Accidental American protest groups want out

Published:  24 Apr at 6 PM
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The IRS’s strict rules governing tax liabilities for US expats are hitting hard on the so-called ‘accidental Americans’ living and working overseas.

In the bulk of cases, accidental Americans were born in the USA but moved overseas with their parents when they were still young children. They’ve made their lives in a foreign country, from education through getting jobs, paying their taxes, owning homes and having a partner and children, but the IRS still considers them Americans liable for FATCA taxation. As a result, their financial lives in their present countries of residence are a misery.

Legal challenges for accidental Americans are many, beginning with refusals to requests for a bank account, the inability to get a loan or mortgage and the impossibility of making an investment. The reason for the refusals are obvious and understandable – no foreign bank wants to be drawn into the FATCA net, its costs, its compliance nightmares and the possibility of making an innocent mistake on its annual FATCA report are all anathema to financial institutions worldwide. Escaping the net for expats is almost impossible as over 100 world countries have FATCA treaties with America, as have as many as 300,000 global financial institutions.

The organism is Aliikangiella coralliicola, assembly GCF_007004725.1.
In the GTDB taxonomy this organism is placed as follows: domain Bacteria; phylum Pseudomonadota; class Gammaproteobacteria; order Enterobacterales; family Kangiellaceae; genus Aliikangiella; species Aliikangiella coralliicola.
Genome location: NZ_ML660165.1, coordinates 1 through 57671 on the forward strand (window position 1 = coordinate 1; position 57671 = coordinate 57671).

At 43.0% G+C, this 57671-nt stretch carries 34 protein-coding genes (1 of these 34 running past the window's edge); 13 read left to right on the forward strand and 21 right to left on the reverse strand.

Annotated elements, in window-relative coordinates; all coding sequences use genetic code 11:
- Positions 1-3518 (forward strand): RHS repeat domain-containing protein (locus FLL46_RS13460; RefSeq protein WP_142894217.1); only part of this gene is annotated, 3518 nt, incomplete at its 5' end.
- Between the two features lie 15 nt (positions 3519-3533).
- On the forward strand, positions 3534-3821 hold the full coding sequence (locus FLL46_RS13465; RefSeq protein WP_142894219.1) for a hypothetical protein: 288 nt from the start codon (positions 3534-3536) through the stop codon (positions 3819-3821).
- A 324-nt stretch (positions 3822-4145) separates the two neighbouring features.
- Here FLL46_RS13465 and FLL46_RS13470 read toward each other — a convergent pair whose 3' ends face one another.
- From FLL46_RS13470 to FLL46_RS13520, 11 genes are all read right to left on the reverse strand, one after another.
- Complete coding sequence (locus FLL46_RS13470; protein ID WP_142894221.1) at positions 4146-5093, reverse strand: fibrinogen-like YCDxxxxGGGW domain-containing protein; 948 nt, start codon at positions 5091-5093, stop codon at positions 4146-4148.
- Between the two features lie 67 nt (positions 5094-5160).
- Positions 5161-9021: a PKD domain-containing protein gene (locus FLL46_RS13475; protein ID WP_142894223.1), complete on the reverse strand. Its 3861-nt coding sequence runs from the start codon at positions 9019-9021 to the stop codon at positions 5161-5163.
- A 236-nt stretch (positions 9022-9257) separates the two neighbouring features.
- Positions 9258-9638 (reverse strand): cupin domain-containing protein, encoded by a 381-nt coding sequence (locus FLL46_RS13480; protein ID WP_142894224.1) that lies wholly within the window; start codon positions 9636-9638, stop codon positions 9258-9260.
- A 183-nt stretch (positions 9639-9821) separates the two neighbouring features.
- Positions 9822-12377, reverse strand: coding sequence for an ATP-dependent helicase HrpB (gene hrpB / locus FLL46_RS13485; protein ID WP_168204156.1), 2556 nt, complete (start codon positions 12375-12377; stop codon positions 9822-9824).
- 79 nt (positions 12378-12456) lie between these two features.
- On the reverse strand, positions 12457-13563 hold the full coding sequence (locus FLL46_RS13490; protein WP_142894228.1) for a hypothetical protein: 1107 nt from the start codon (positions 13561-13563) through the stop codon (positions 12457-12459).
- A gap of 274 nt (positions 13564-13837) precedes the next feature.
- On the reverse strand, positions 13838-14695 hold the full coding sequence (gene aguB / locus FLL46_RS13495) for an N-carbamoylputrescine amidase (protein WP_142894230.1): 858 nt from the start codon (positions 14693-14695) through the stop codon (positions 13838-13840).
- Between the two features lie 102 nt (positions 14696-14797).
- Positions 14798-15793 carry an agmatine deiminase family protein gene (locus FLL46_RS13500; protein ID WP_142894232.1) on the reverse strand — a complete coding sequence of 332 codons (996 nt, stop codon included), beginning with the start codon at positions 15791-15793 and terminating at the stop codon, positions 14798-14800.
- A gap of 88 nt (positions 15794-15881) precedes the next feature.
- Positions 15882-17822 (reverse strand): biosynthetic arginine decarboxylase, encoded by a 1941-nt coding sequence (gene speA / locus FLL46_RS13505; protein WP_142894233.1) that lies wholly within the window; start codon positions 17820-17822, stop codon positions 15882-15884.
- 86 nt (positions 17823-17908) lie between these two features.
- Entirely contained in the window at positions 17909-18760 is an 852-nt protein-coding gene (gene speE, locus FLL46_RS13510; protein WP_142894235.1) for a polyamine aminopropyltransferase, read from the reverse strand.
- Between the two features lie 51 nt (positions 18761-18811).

A Canadian accidental American group is now challenging FATCA in the courts, and another group based in France has enlisted President Macron’s assistance in raising the issue with the US government. The group, Accidental Americans in France, simply want to know the easiest way to renounce their citizenship as the only way to get themselves out of the mess. There’s a hefty fee and outstanding taxes must be settled before they’re rid of the burden of US citizenship acquired by accident at birth. French lawmaker Marc Le Fur is on their side, saying France should not allow itself to be an auxiliary tax collector for the USA.
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